Lethe

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In Greek mythology, Lethe (Λήθη; Classical Greek [ˈlɛːtʰɛː], modern Greek: [ˈliθi]) was one of the five rivers of Hades. Also known as the Ameles potamos (river of unmindfulness), the Lethe flowed around the cave of Hypnos and through the Underworld, where all those who drank from it experienced complete forgetfulness. Lethe was also the name of the Greek spirit of forgetfulness and oblivion, with whom the river was often identified.

In Classical Greek, the word Lethe literally means "oblivion", "forgetfulness," or "concealment". It is related to the Greek word for "truth", aletheia (ἀλήθεια), meaning "un-forgetfulness" or "un-concealment".

Contents

Mythology

River

Lethe, the river of forgetfulness, was one of the five rivers of the Greek underworld, the other four being Styx (the river of hate), Akheron (the river of sorrow), Kokytos (the river of lamentation) and Phlegethon (the river of fire). According to Statius, it bordered Elysium, the final resting place of the virtuous. Ovid wrote that the river flowed through the cave of Hypnos, god of sleep, where its murmuring would induce drowsiness.[1]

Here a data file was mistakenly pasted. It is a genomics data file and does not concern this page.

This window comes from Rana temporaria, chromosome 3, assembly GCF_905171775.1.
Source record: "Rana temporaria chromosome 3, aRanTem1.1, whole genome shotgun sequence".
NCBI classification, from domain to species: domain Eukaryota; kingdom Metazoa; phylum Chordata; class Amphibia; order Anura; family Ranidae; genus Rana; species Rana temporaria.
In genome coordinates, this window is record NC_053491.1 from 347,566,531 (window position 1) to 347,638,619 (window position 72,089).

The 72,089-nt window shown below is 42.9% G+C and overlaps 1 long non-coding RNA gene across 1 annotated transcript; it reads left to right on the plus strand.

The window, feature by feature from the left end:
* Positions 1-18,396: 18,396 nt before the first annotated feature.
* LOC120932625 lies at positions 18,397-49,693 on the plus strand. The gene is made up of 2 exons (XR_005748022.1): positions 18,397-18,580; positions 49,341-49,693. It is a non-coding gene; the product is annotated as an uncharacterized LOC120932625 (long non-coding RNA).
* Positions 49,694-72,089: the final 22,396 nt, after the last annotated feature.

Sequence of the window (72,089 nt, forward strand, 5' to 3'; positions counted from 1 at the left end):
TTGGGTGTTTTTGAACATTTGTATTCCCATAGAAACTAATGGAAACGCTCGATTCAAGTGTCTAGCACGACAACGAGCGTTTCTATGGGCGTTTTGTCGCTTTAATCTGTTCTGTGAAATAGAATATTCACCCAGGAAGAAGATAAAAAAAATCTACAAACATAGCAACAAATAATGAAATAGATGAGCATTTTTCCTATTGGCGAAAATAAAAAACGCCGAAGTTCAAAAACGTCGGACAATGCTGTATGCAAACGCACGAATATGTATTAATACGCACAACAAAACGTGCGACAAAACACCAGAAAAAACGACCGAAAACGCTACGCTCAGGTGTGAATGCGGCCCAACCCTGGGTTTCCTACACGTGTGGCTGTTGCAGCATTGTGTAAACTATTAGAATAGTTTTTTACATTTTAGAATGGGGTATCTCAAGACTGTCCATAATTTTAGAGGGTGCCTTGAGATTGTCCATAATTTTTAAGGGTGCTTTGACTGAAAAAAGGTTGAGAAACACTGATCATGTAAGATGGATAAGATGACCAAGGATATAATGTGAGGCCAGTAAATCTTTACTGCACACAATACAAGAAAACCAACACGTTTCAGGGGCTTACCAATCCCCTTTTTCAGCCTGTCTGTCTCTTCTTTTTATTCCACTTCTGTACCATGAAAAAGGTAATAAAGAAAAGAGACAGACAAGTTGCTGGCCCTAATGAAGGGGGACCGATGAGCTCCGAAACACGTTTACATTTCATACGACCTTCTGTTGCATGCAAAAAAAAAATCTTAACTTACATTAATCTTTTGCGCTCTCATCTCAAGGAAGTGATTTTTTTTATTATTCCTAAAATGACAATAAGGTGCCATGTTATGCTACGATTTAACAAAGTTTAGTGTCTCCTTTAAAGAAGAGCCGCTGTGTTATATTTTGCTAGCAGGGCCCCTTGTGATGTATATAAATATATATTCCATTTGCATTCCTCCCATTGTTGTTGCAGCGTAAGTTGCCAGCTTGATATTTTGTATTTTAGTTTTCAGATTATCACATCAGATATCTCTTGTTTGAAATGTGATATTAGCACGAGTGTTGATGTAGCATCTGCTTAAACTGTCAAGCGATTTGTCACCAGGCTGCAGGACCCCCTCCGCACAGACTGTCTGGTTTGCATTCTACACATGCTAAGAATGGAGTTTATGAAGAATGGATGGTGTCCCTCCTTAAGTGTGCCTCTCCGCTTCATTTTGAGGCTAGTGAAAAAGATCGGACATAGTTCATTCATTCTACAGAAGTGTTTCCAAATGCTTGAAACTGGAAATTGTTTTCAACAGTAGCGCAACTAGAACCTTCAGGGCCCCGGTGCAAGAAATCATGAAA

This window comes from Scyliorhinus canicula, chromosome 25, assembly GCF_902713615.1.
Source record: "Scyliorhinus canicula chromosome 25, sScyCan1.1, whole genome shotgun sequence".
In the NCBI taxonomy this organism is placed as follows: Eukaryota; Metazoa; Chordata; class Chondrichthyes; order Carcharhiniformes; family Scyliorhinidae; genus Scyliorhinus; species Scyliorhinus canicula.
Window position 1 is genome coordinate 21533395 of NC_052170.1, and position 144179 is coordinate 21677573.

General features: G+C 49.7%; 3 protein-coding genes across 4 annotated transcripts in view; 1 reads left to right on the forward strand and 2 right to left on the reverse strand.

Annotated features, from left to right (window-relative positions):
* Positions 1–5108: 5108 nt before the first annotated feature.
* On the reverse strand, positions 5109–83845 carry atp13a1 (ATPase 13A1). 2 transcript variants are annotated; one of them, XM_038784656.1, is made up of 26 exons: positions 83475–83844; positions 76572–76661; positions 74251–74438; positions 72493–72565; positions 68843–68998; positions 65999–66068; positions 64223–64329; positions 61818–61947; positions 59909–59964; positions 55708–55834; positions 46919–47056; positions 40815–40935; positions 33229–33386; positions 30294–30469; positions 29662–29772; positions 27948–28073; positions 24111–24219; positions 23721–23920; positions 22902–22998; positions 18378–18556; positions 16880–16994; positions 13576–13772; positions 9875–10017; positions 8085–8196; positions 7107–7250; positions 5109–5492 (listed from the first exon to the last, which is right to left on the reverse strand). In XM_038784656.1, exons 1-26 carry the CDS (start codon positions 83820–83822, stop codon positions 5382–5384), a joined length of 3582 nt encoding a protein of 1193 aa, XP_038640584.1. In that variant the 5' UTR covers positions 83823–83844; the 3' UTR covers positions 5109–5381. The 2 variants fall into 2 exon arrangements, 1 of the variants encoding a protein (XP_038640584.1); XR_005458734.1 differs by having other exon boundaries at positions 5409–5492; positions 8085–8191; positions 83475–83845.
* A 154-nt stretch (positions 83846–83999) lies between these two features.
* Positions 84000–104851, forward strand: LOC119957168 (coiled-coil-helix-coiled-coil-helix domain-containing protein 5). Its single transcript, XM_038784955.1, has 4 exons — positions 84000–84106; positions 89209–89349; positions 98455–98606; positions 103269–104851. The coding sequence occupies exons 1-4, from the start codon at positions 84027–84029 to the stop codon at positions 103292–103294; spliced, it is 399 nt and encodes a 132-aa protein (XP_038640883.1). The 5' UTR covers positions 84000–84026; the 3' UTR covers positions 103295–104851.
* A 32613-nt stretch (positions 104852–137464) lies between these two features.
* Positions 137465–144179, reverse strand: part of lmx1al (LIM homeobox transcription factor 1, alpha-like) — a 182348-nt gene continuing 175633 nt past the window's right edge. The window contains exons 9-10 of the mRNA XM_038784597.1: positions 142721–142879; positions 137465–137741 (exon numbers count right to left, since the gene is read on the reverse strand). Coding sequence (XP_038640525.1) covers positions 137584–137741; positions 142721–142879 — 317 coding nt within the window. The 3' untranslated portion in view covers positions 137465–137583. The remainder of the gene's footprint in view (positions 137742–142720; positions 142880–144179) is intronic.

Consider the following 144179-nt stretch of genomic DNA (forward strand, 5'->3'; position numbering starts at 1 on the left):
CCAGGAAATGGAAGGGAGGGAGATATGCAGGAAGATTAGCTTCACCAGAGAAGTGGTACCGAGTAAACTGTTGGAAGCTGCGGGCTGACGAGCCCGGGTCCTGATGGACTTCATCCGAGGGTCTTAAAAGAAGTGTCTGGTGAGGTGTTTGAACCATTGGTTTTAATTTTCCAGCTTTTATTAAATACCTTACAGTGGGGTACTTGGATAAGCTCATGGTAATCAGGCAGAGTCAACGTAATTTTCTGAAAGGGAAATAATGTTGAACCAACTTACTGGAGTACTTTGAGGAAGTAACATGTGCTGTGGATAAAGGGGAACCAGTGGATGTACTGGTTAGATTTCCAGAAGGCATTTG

The shades of the dead were required to drink the waters of the Lethe in order to forget their earthly life. In the Aeneid, Virgil writes that it is only when the dead have had their memories erased by the Lethe that they may be reincarnated.[2]

Goddess

Lethe was also the name of the personification of forgetfulness and oblivion, with whom the river was often associated. Hesiod's Theogony identifies her as the daughter of Eris ("strife") and sister of Ponos ("toil"), Limos ("starvation"), the Algea ("pains"), the Hysminai ("fightings"), the Makhai ("battles"), the Phonoi ("murders"), the Androktasiai ("man-slaughters"), the Neikea ("quarrels"), the Pseudologoi ("lies"), the Amphilogiai ("disputes"), Dysnomia ("lawlessness"), Atë ("ruin"), and Horkos ("oath").[3]

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